The Walkerville Weekly Reader

National Desk: Hard-hitting journalism from your completely un-biased (pinky swear!) reporters in Walkerville, VA.

Walkerville, VA
Monday, July 8, 2024
Carolyn Purcell, Editor

Rosie O’Donnell breaks with HCI, joins NRA

Controversial talk show host says today’s gun laws too restrictive, advocates wider ownership and mandatory high school shooting classes.

Saying that “gun owners should be harassed no more than automobile owners are harassed,” Rosie O’Donnell today vowed to fight for an end to the thousands of gun laws that go beyond the simple standard of what it takes to own an automobile.

“Automobiles are much more dangerous than firearms,” said O’Donnell. She pointed out that there are no age restrictions on purchasing or owning automobiles, and that any 16-year old who takes the mandatory high school driver’s education classes can use an automobile in public. “That’s the level of ‘gun control’ that I support,” said the talk show host. “Gun control means hitting your target.”

“You can purchase any vehicle you desire with no license or registration,” said O’Donnell, “from a bicycle to a Kenworth semi. You can even transport your automobile without any license or registration, as long as you don’t physically drive it in public.” O’Donnell advocates the same ease of purchasing and privacy in owning firearms. “It’s just common sense,” said O’Donnell.

O’Donnell supports ending all point-of-purchase background checks, saying that no such checks are required for purchasing any vehicles. She also supports disbanding the Bureau of Alcohol, Tobacco, and Firearms, or at least “removing firearms from their jurisdiction. We have no equivalent national Bureau of Automobile Ownership,” she said.

When it comes to licensing the carry and public use of firearms, O’Donnell supports minimum restrictions. “Anyone can get a driver’s license as long as they can spell their name correctly on the second attempt,” said O’Donnell. “A simple, five-minute written test is all that should be required,” for concealed carry, she believes, “and, as in driver’s tests, the questions should be easy and the answers should be given out beforehand for study.”

O’Donnell also supports target shooting in public schools, and says that “target shooting should be mandatory by the age of 16, just as driver’s education is mandatory. We don’t require drivers to prove their ability when they request a license, we simply ensure that everyone who goes through our schools knows how to drive.” O’Donnell believes that the same should apply to carry licenses. “If someone proves that they can’t use a vehicle, we take their vehicle or license away,” said O’Donnell. “That’s the way we should treat firearms ownership and use.” She pointed out that it makes sense to apply the same standard to firearms, because “an incompetent firearms owner might, at worst, kill a single person. But an incompetent automobile driver can take out an entire family or busload of children with a single mistake. Our priorities are screwed up,” she said, “when we focus on the tiny number of firearms accidents per year and ignore the huge number of automobile accidents.”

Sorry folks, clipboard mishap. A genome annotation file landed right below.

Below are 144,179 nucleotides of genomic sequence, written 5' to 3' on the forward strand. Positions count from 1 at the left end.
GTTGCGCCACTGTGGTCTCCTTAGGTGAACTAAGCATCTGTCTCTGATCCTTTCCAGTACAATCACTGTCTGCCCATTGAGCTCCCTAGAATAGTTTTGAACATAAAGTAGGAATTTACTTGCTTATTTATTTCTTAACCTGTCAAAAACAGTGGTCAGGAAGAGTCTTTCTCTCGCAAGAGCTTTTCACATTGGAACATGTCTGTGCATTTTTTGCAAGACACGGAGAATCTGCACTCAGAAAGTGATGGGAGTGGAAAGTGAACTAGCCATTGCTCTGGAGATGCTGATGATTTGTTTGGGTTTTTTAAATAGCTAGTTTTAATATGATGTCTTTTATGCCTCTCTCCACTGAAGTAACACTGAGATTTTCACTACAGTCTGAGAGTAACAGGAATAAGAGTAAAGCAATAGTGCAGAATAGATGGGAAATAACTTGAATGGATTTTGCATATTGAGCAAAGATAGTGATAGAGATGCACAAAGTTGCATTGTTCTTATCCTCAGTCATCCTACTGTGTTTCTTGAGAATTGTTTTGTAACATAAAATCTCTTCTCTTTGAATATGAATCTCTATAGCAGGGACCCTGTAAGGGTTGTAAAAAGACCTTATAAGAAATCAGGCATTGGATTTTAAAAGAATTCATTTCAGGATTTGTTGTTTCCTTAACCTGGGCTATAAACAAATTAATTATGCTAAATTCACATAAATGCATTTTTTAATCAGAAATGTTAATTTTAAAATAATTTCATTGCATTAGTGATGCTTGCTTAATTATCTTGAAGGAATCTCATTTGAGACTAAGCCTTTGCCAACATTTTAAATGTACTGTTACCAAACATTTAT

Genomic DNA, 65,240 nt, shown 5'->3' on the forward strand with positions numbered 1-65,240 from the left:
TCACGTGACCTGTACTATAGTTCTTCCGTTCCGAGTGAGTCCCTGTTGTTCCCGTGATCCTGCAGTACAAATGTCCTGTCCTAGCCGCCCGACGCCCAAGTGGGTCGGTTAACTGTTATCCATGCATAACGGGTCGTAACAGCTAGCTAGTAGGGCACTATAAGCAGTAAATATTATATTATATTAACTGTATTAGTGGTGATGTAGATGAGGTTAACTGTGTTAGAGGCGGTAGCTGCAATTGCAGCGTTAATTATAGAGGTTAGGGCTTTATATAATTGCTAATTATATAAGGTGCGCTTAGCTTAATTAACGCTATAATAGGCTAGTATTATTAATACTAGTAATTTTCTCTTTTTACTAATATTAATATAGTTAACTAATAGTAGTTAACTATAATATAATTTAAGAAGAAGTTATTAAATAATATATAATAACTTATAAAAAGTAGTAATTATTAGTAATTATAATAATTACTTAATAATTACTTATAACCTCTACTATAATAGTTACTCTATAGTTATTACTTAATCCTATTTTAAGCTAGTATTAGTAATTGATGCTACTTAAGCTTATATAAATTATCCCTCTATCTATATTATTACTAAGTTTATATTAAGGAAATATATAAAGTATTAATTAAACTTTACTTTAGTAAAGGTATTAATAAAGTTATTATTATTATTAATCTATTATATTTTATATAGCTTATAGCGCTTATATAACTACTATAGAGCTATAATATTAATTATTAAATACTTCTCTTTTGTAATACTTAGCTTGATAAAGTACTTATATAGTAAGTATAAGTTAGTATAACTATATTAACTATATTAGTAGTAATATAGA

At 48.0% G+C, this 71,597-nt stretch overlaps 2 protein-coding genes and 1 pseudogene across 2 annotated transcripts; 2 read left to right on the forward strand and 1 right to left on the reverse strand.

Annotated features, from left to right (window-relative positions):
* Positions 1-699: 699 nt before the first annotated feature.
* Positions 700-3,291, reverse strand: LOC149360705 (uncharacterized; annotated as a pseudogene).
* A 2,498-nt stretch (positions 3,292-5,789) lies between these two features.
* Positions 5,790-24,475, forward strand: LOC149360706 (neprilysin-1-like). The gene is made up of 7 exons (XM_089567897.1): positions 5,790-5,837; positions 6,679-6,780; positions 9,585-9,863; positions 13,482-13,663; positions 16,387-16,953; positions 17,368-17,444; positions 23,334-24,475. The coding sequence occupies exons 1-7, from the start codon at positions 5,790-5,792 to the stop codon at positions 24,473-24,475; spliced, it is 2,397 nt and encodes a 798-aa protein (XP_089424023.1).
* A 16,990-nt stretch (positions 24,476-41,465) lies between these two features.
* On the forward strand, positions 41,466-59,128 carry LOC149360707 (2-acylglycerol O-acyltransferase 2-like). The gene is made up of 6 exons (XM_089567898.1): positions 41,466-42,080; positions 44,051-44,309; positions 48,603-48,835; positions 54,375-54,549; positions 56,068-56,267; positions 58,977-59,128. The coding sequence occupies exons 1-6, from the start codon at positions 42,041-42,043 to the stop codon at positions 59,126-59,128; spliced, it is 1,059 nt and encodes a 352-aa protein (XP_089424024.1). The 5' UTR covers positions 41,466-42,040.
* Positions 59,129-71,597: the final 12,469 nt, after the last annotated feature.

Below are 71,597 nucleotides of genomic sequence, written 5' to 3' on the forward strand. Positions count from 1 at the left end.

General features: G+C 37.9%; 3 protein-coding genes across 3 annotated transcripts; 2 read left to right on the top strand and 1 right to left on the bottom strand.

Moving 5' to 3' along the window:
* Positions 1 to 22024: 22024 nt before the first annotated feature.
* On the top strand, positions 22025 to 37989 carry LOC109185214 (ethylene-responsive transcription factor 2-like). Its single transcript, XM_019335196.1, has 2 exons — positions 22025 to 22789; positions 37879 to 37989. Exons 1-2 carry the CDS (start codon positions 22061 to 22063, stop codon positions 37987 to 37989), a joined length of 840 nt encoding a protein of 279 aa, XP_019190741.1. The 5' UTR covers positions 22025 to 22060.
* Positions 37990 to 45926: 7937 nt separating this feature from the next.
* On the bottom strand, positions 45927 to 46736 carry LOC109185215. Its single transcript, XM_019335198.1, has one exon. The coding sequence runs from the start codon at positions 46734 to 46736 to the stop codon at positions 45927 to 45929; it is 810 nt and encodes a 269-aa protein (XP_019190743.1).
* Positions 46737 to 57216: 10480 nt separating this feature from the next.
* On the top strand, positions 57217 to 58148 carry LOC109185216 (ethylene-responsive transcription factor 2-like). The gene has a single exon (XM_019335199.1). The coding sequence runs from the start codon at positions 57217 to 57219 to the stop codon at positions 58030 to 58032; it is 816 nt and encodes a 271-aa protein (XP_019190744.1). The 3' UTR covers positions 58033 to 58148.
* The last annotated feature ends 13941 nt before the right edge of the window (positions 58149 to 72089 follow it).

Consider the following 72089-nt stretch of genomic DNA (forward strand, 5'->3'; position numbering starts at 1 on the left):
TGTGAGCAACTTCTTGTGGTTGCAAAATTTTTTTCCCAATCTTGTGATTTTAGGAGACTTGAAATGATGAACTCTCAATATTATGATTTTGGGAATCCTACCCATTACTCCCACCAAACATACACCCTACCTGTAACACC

She says that the best system would be a “class” system such as is used for automobiles. “If you wish to carry a handgun, rifle, or shotgun in public,” says O’Donnell, “that should be a simple license to acquire.” Carrying and using a fully-automatic weapon in public under her plan would require only a little more training, “just as a semi-driver is required to undergo a little extra testing.” But such licenses would only be required for actually using the weapon in public. “No license at all should be required for owning any weapon,” she said, “no matter how big, powerful, or technologically advanced, nor should any license or registration be required for using any weapon on private property.”

She also supports the notion of firearms owner’s insurance, similar to driver’s insurance, but notes that “most firearms owners would receive money under such insurance, not pay money. We know from research that firearms ownership and carry saves society money.” O’Donnell foresees that firearms insurance would probably pay firearms owners a few dollars a month if they merely own firearms, and would pay them up to ten or twenty dollars a month if they carried regularly, depending on where they lived and other demographic information. She said that the money to pay for this insurance would be levied on those who choose not to own firearms, since “they benefit when other law-abiding citizens own or carry firearms.”

  1. <- New Curriculum
  2. Mein Kampf ->